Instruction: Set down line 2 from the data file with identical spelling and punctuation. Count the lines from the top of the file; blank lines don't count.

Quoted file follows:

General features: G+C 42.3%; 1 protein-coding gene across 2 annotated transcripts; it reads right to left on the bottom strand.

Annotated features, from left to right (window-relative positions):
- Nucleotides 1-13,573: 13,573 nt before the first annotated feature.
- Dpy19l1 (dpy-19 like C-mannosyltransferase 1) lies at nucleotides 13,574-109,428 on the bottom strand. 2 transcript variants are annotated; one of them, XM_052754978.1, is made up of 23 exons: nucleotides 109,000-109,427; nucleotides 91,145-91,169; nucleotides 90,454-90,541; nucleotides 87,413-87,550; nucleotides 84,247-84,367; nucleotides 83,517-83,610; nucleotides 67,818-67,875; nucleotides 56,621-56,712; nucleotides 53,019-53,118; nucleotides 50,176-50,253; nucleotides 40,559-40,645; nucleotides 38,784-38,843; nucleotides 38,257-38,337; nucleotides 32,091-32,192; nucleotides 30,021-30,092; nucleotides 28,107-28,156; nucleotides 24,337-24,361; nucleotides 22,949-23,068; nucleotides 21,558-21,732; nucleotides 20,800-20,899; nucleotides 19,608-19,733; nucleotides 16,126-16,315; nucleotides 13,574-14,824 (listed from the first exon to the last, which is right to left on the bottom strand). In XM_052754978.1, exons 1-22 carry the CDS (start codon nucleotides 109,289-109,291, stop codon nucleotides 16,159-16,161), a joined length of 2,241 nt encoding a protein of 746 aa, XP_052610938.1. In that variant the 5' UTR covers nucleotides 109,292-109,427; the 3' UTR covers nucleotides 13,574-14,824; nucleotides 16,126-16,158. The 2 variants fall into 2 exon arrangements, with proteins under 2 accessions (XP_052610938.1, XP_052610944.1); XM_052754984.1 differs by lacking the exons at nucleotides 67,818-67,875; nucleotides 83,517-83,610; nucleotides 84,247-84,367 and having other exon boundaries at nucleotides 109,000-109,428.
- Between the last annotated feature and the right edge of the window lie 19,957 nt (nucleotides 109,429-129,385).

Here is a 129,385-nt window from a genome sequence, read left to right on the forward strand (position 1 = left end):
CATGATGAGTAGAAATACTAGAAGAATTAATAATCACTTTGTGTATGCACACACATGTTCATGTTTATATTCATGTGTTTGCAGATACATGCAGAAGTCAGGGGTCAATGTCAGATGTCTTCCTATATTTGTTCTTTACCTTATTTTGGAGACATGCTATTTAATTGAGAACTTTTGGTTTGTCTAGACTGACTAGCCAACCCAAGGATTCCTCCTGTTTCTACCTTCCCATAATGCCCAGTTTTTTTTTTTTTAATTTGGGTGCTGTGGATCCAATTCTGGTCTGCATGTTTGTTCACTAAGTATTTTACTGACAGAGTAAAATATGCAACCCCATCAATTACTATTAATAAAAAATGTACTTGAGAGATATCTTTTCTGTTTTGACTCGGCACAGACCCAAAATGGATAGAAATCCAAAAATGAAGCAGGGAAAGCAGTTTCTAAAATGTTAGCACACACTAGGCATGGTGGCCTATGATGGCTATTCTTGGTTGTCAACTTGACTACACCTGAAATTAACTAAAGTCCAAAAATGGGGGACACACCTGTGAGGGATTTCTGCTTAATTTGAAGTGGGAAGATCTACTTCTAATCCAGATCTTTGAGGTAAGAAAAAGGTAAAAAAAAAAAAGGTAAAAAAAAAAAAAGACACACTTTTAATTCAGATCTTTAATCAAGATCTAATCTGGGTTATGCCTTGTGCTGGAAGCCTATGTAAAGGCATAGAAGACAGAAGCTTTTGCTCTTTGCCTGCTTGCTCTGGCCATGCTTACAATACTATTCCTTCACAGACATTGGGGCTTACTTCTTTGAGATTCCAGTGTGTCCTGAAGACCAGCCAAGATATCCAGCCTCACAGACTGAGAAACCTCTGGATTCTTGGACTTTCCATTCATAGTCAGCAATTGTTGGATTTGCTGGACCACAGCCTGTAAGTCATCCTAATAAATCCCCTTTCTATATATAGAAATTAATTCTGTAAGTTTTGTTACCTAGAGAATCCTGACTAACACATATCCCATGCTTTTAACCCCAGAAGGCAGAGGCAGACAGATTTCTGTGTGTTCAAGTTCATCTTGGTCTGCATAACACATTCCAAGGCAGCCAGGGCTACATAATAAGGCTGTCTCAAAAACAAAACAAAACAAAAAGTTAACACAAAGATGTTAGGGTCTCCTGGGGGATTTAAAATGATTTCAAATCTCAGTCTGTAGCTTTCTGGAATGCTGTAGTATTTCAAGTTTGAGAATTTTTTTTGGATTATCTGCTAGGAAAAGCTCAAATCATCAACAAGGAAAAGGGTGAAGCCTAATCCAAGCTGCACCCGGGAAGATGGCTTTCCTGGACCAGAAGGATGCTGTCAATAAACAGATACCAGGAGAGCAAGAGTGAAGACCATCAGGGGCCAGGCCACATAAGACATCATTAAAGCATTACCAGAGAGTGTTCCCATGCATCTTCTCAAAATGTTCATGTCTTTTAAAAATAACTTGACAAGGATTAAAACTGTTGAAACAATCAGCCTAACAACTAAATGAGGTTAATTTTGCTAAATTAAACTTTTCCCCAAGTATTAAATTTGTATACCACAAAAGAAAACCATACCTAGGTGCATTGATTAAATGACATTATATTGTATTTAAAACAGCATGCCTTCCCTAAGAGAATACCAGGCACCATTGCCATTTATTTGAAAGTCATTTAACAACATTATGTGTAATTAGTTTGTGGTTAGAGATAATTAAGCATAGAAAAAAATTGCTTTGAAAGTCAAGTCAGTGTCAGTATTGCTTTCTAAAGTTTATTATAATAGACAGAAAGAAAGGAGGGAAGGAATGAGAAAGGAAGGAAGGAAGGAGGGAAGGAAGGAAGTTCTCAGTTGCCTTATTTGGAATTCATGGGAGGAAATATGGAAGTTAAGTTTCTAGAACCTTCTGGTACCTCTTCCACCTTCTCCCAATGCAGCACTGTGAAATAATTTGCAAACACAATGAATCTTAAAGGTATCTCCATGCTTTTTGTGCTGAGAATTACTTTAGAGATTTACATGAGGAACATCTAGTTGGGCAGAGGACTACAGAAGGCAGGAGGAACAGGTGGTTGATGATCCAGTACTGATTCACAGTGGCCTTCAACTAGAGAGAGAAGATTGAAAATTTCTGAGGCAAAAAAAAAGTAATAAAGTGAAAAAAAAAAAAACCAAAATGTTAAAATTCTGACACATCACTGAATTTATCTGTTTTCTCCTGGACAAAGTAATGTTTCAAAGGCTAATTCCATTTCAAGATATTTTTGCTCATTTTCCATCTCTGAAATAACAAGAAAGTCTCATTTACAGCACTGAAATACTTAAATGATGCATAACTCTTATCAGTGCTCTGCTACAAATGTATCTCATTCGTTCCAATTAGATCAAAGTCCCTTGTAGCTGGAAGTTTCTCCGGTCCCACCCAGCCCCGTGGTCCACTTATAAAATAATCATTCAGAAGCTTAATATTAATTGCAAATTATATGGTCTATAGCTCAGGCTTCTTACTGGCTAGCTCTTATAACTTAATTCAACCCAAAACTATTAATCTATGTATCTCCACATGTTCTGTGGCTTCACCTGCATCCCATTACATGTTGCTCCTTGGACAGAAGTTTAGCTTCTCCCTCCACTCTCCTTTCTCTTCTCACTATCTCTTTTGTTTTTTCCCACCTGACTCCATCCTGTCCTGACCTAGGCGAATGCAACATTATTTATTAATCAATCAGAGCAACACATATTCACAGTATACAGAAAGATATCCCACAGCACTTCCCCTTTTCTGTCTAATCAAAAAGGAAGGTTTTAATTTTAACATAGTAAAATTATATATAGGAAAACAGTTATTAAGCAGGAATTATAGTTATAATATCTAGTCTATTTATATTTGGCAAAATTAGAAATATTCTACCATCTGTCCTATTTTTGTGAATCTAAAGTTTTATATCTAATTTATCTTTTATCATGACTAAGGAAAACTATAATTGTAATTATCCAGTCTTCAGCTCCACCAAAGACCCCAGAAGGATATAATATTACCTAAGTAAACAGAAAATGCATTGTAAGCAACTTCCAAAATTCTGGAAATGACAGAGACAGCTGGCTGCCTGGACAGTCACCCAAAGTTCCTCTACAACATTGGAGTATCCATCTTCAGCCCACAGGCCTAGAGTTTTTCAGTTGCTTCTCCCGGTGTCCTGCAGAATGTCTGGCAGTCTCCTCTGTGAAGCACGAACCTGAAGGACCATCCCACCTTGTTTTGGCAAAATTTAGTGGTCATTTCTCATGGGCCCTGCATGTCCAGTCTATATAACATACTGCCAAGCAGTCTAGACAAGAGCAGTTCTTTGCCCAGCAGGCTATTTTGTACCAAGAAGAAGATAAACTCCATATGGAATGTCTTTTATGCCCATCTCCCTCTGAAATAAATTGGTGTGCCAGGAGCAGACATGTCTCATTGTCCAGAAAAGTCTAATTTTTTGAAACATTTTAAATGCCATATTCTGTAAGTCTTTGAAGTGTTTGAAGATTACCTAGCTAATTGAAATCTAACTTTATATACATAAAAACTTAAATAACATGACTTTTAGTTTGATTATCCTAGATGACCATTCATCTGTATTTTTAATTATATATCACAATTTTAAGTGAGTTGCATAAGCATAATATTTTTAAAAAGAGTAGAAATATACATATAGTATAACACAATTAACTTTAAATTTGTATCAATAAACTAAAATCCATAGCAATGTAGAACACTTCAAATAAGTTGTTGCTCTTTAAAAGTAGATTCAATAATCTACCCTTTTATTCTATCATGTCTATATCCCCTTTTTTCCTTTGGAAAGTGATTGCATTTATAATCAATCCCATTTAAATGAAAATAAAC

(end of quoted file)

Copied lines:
Annotated features, from left to right (window-relative positions):